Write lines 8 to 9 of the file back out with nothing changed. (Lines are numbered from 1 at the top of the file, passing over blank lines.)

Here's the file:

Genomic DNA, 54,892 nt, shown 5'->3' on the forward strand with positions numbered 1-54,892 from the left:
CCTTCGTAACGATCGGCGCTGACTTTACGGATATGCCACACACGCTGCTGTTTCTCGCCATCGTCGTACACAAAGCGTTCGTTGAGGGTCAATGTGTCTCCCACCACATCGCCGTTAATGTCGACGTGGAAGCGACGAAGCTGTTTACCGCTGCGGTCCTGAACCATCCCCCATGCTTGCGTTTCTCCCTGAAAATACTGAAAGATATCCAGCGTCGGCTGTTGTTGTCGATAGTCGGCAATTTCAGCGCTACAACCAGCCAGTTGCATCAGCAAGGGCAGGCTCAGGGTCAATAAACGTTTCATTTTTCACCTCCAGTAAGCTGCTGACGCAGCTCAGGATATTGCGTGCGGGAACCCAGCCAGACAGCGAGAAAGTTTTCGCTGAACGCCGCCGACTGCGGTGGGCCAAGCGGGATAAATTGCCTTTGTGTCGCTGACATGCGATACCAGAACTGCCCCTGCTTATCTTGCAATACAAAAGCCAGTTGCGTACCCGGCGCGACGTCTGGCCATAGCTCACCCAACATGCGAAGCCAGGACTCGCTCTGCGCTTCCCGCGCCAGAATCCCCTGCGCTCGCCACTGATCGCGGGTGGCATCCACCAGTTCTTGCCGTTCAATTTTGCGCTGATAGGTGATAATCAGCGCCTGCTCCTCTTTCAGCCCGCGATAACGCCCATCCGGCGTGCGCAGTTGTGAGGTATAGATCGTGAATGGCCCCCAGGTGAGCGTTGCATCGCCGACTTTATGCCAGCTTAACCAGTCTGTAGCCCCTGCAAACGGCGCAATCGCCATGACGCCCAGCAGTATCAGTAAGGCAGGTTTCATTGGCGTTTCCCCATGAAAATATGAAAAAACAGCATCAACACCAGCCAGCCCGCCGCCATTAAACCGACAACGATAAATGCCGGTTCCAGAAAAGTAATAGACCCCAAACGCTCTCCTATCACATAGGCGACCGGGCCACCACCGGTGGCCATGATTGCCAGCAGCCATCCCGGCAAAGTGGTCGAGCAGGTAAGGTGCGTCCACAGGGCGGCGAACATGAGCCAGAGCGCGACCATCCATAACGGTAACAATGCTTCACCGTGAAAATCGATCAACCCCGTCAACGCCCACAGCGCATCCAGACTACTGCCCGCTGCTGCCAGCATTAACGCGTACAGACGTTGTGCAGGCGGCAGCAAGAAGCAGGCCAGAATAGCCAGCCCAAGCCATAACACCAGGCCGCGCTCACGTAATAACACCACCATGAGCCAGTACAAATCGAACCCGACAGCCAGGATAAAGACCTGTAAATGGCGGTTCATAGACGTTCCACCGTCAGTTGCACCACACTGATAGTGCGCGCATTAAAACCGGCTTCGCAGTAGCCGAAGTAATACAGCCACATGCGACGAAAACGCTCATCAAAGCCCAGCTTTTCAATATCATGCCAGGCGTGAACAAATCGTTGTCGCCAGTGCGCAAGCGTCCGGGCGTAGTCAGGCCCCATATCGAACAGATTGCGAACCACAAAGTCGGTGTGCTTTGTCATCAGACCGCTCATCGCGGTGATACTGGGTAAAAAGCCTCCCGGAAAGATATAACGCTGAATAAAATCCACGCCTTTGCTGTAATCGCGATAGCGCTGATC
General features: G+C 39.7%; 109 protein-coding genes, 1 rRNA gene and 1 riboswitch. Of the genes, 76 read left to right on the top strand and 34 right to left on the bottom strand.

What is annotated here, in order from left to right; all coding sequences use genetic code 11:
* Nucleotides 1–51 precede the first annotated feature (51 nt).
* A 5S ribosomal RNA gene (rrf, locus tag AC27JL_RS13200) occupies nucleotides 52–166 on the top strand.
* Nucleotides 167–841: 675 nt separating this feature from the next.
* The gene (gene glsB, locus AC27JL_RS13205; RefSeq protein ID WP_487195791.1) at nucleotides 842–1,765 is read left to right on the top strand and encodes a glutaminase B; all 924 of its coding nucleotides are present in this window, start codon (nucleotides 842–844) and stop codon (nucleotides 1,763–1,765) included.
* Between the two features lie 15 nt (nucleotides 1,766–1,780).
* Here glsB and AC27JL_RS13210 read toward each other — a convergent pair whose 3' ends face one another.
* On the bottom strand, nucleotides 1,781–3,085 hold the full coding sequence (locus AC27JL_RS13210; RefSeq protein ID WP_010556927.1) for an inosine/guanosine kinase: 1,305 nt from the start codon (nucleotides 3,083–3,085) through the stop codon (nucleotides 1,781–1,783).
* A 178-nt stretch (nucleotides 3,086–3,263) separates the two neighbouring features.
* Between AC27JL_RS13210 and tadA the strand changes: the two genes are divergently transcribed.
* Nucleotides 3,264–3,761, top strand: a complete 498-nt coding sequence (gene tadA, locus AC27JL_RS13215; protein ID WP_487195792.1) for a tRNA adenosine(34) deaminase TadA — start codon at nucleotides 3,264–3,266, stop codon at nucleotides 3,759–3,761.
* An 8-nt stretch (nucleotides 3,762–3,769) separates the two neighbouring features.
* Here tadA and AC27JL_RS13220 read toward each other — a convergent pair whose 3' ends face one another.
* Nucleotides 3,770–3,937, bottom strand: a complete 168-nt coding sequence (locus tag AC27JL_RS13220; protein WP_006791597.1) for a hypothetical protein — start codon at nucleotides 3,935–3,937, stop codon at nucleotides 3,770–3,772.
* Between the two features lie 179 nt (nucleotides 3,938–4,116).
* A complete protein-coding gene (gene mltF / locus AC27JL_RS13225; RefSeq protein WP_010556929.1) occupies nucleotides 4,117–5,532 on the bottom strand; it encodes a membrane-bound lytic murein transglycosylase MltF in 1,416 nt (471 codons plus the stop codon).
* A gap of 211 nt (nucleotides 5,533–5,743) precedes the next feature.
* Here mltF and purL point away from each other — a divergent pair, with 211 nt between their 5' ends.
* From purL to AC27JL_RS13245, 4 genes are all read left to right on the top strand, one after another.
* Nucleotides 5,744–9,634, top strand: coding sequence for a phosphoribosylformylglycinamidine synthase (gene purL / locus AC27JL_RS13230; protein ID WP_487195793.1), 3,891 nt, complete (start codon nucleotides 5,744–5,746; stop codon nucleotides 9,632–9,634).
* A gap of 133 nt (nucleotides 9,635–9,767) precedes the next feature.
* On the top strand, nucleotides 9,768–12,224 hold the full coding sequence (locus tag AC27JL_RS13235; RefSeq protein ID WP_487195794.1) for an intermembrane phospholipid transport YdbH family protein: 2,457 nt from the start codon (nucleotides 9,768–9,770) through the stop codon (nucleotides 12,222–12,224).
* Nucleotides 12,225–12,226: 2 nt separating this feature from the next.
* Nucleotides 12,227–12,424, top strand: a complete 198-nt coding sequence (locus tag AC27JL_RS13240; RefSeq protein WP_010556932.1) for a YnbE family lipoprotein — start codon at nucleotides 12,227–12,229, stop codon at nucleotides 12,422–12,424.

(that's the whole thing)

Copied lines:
* The gene (gene glsB, locus AC27JL_RS13205; RefSeq protein ID WP_487195791.1) at nucleotides 842–1,765 is read left to right on the top strand and encodes a glutaminase B; all 924 of its coding nucleotides are present in this window, start codon (nucleotides 842–844) and stop codon (nucleotides 1,763–1,765) included.
* Between the two features lie 15 nt (nucleotides 1,766–1,780).